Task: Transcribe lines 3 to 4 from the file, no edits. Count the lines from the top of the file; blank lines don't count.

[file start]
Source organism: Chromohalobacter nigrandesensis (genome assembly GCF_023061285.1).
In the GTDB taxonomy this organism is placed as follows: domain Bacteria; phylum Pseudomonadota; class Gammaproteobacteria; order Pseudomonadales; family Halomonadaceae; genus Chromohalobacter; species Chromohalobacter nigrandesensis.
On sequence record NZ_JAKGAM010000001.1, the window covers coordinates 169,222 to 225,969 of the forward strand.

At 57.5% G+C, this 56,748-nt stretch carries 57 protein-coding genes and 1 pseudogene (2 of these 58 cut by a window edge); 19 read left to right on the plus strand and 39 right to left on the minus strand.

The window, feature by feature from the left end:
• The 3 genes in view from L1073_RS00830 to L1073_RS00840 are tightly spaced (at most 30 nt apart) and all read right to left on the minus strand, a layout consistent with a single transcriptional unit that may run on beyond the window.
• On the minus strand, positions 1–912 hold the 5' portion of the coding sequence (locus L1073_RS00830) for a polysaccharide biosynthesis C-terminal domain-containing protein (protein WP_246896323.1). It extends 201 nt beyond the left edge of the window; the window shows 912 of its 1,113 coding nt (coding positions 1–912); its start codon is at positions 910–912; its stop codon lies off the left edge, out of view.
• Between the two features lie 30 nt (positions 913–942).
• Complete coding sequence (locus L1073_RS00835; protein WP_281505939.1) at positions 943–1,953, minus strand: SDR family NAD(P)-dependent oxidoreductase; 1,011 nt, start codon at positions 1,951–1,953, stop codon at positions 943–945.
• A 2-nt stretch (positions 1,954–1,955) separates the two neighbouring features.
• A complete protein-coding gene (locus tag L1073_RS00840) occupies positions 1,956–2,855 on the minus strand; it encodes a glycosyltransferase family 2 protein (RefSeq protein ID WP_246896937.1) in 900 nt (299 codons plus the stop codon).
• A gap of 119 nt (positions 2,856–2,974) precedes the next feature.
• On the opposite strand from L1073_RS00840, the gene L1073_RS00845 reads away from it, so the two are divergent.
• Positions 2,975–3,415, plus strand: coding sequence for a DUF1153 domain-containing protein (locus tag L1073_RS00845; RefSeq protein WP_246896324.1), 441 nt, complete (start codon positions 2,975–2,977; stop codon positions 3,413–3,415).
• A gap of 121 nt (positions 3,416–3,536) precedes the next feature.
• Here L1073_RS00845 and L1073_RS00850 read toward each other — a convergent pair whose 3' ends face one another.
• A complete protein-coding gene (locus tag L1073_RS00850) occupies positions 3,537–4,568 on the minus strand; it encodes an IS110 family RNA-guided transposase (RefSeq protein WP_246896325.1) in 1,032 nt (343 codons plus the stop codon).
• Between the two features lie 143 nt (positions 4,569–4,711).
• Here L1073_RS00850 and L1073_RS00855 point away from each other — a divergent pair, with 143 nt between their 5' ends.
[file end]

On sequence record NZ_JAKGAM010000001.1, the window covers coordinates 169,222 to 225,969 of the forward strand.

At 57.5% G+C, this 56,748-nt stretch carries 57 protein-coding genes and 1 pseudogene (2 of these 58 cut by a window edge); 19 read left to right on the plus strand and 39 right to left on the minus strand.